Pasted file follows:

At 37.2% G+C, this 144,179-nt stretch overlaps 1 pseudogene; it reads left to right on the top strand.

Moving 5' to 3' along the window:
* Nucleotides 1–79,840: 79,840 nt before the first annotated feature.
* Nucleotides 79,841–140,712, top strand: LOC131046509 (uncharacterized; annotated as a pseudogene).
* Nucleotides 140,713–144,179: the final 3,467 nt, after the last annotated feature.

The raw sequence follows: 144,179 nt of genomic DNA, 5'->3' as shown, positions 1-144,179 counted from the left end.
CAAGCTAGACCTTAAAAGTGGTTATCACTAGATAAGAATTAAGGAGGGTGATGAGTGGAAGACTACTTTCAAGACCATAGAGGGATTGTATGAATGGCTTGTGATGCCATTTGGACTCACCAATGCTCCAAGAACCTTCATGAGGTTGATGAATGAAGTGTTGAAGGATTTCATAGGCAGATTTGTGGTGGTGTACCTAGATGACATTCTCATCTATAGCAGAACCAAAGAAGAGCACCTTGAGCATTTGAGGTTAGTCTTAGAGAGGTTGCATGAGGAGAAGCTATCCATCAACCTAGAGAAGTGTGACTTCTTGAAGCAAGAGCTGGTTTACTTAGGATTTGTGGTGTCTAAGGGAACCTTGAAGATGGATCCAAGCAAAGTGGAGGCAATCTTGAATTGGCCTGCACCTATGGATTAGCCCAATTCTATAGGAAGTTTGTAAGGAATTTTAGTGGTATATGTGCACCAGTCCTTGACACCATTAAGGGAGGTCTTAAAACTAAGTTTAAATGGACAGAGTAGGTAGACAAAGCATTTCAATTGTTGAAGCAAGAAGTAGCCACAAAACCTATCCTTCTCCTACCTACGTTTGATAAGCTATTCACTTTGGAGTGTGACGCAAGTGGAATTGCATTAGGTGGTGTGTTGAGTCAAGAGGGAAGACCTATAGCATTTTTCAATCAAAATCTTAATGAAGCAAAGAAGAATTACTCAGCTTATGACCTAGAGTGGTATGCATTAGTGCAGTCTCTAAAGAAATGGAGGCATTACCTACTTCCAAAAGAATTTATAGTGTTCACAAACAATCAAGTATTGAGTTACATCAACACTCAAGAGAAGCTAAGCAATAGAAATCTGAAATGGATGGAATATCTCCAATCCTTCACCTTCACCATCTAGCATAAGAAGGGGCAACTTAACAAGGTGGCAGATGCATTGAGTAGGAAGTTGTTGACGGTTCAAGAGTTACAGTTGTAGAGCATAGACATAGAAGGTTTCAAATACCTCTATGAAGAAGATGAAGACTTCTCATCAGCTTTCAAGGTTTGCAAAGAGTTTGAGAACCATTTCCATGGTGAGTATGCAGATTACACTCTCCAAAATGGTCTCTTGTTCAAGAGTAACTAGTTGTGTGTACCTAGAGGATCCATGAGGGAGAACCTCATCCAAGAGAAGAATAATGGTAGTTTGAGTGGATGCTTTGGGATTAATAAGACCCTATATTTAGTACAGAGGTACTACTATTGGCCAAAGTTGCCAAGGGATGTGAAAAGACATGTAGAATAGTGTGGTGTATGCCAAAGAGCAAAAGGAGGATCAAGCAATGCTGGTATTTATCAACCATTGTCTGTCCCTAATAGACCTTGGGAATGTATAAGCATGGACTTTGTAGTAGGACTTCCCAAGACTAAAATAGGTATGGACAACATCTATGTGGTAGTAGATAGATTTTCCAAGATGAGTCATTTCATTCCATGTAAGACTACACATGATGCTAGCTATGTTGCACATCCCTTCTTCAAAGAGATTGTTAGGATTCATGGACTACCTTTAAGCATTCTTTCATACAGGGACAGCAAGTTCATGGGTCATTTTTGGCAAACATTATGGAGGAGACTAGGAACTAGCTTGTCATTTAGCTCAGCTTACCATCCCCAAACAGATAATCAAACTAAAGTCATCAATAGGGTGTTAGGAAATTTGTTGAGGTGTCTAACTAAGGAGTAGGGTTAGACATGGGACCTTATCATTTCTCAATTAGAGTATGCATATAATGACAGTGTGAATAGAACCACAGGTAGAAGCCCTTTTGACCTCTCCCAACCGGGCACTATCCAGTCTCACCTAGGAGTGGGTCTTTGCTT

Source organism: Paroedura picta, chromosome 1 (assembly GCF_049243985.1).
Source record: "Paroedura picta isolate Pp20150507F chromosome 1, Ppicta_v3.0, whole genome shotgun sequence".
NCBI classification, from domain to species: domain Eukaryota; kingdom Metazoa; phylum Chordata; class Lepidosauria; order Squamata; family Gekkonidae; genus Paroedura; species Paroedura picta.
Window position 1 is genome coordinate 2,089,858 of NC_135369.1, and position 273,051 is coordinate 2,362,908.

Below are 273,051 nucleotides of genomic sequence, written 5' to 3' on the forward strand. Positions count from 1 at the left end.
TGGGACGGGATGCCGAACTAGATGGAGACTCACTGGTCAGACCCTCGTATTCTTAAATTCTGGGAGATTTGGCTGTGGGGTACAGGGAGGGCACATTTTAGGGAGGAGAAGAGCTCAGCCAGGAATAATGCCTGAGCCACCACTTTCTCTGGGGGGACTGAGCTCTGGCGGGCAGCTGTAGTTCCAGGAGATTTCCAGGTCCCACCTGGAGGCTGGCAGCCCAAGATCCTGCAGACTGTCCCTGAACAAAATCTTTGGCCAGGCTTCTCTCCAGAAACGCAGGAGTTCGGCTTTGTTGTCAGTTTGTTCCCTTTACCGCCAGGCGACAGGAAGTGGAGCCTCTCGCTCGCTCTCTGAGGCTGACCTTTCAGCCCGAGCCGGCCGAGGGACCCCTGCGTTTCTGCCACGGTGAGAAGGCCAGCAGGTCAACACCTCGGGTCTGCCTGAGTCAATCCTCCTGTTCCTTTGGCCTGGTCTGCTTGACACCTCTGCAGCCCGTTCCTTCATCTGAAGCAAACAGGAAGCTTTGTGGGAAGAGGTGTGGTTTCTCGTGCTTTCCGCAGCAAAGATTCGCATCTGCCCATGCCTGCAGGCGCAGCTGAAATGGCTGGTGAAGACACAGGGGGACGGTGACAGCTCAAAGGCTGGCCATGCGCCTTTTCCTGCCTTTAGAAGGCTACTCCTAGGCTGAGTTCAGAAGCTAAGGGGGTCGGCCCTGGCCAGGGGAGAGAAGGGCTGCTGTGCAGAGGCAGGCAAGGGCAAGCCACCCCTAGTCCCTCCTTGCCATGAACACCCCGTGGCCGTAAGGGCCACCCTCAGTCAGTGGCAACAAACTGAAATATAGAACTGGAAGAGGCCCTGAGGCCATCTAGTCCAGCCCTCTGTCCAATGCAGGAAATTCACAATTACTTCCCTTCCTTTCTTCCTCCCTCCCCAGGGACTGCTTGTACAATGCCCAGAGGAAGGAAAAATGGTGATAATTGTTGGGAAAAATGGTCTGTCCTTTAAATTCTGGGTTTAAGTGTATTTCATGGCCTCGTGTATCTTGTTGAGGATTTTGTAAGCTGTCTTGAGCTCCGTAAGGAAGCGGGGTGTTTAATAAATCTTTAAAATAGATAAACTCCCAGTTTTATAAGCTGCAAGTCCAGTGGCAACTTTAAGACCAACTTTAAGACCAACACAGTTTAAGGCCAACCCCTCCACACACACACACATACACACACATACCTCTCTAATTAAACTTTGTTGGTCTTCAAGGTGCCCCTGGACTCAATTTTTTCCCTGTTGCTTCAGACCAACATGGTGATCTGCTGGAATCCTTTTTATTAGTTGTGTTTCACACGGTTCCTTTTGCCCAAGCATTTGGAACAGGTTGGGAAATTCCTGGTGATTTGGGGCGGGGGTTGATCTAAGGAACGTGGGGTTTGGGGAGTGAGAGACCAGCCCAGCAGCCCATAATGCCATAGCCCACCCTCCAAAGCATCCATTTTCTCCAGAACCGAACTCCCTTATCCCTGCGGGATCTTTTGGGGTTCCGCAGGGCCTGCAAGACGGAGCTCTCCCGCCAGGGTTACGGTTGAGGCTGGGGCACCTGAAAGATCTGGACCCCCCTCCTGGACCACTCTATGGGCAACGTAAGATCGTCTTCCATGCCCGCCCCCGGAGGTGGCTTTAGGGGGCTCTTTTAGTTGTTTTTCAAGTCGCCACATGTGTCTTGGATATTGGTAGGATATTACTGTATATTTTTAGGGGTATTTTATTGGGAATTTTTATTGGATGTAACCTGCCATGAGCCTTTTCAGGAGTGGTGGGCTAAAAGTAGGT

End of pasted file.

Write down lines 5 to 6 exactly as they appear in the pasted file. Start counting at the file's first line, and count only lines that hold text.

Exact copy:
* Nucleotides 140,713–144,179: the final 3,467 nt, after the last annotated feature.

The raw sequence follows: 144,179 nt of genomic DNA, 5'->3' as shown, positions 1-144,179 counted from the left end.